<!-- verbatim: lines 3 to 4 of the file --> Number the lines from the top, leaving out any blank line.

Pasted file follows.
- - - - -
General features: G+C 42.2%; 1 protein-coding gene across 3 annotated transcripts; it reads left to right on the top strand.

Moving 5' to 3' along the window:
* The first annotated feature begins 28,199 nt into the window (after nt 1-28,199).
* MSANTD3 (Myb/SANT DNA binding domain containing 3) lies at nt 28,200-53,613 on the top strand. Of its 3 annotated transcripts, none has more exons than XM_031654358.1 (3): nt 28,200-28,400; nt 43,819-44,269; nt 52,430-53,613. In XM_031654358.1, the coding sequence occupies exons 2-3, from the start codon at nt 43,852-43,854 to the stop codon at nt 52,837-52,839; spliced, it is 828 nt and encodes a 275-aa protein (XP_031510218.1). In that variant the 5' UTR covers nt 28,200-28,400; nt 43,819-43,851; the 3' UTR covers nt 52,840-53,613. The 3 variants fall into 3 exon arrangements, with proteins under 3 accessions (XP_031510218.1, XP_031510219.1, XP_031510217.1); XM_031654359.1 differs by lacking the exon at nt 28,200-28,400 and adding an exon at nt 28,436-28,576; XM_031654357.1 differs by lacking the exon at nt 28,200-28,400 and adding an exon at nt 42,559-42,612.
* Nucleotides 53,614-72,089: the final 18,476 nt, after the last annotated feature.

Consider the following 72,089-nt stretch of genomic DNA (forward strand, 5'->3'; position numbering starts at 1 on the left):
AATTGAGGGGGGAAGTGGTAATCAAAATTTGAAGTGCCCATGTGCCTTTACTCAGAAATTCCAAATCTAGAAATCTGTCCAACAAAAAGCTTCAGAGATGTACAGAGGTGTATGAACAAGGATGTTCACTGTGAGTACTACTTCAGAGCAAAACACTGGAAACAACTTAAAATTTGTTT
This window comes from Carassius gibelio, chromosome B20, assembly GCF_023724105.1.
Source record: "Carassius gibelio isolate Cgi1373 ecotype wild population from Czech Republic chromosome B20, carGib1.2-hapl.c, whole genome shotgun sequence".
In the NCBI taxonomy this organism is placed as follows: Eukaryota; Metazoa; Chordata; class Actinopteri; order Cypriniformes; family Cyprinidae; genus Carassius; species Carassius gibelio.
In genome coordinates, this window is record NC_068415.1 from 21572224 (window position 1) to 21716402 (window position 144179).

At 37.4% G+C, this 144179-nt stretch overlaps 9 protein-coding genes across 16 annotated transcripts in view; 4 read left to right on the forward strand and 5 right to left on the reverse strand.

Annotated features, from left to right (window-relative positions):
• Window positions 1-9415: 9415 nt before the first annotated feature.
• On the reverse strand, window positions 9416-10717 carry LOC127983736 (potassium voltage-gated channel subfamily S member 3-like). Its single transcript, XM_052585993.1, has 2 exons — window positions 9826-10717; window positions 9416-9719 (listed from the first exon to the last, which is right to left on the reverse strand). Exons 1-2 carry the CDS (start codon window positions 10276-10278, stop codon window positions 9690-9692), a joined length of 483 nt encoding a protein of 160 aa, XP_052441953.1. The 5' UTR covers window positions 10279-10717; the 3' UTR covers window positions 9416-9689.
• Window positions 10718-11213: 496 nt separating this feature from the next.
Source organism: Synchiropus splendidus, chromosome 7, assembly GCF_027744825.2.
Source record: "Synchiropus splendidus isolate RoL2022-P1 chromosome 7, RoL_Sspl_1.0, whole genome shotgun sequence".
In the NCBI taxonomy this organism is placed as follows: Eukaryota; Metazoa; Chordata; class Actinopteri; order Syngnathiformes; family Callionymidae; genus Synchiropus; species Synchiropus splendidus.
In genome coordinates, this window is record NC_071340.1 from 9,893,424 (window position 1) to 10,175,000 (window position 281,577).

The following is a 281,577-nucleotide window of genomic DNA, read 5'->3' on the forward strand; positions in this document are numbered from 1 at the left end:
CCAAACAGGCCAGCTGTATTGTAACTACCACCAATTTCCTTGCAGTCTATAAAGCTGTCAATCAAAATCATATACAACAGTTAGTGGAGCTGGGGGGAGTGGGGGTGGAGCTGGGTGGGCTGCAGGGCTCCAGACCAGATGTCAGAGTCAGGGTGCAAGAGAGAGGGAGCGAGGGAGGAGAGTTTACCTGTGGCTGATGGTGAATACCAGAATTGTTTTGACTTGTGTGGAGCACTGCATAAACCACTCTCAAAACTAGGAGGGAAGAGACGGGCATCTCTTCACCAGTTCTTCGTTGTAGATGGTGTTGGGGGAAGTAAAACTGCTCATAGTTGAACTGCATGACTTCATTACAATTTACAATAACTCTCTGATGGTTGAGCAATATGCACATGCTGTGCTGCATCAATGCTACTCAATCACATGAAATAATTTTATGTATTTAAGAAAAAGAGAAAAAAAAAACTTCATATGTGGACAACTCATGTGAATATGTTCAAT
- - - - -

* The first annotated feature begins 28,199 nt into the window (after nt 1-28,199).
* MSANTD3 (Myb/SANT DNA binding domain containing 3) lies at nt 28,200-53,613 on the top strand. Of its 3 annotated transcripts, none has more exons than XM_031654358.1 (3): nt 28,200-28,400; nt 43,819-44,269; nt 52,430-53,613. In XM_031654358.1, the coding sequence occupies exons 2-3, from the start codon at nt 43,852-43,854 to the stop codon at nt 52,837-52,839; spliced, it is 828 nt and encodes a 275-aa protein (XP_031510218.1). In that variant the 5' UTR covers nt 28,200-28,400; nt 43,819-43,851; the 3' UTR covers nt 52,840-53,613. The 3 variants fall into 3 exon arrangements, with proteins under 3 accessions (XP_031510218.1, XP_031510219.1, XP_031510217.1); XM_031654359.1 differs by lacking the exon at nt 28,200-28,400 and adding an exon at nt 28,436-28,576; XM_031654357.1 differs by lacking the exon at nt 28,200-28,400 and adding an exon at nt 42,559-42,612.